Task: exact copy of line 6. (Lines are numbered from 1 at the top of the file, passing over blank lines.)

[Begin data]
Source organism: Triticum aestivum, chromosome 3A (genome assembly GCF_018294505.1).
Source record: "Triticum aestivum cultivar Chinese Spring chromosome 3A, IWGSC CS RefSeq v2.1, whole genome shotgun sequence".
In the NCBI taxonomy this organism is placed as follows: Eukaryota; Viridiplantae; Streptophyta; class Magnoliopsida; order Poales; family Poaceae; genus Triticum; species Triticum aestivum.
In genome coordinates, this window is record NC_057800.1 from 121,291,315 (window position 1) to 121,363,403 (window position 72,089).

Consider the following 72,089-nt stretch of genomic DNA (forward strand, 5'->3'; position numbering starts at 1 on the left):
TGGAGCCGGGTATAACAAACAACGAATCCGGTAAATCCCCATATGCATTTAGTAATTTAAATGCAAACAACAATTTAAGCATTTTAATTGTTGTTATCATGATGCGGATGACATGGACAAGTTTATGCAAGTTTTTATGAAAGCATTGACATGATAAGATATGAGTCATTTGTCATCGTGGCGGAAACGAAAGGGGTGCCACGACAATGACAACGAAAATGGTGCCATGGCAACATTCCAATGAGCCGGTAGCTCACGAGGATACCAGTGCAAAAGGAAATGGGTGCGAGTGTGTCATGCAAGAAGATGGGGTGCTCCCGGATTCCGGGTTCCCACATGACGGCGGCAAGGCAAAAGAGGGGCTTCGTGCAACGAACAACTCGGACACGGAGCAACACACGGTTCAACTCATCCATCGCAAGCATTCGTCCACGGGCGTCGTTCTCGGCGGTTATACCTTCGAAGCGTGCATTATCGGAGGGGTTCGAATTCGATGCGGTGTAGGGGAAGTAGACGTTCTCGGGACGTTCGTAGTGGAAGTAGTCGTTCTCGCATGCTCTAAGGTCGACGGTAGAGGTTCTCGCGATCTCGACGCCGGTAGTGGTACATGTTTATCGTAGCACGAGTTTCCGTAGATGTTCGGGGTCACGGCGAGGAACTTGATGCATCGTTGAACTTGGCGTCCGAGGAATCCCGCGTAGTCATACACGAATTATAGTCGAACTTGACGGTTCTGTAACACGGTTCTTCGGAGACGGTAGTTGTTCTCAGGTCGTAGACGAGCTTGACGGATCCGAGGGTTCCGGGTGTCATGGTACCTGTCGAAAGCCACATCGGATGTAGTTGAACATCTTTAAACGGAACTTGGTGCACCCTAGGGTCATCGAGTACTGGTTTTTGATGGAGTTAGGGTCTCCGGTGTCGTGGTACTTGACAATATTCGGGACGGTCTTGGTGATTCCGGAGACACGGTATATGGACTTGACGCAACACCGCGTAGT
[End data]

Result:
TGGAGCCGGGTATAACAAACAACGAATCCGGTAAATCCCCATATGCATTTAGTAATTTAAATGCAAACAACAATTTAAGCATTTTAATTGTTGTTATCATGATGCGGATGACATGGACAAGTTTATGCAAGTTTTTATGAAAGCATTGACATGATAAGATATGAGTCATTTGTCATCGTGGCGGAAACGAAAGGGGTGCCACGACAATGACAACGAAAATGGTGCCATGGCAACATTCCAATGAGCCGGTAGCTCACGAGGATACCAGTGCAAAAGGAAATGGGTGCGAGTGTGTCATGCAAGAAGATGGGGTGCTCCCGGATTCCGGGTTCCCACATGACGGCGGCAAGGCAAAAGAGGGGCTTCGTGCAACGAACAACTCGGACACGGAGCAACACACGGTTCAACTCATCCATCGCAAGCATTCGTCCACGGGCGTCGTTCTCGGCGGTTATACCTTCGAAGCGTGCATTATCGGAGGGGTTCGAATTCGATGCGGTGTAGGGGAAGTAGACGTTCTCGGGACGTTCGTAGTGGAAGTAGTCGTTCTCGCATGCTCTAAGGTCGACGGTAGAGGTTCTCGCGATCTCGACGCCGGTAGTGGTACATGTTTATCGTAGCACGAGTTTCCGTAGATGTTCGGGGTCACGGCGAGGAACTTGATGCATCGTTGAACTTGGCGTCCGAGGAATCCCGCGTAGTCATACACGAATTATAGTCGAACTTGACGGTTCTGTAACACGGTTCTTCGGAGACGGTAGTTGTTCTCAGGTCGTAGACGAGCTTGACGGATCCGAGGGTTCCGGGTGTCATGGTACCTGTCGAAAGCCACATCGGATGTAGTTGAACATCTTTAAACGGAACTTGGTGCACCCTAGGGTCATCGAGTACTGGTTTTTGATGGAGTTAGGGTCTCCGGTGTCGTGGTACTTGACAATATTCGGGACGGTCTTGGTGATTCCGGAGACACGGTATATGGACTTGACGCAACACCGCGTAGT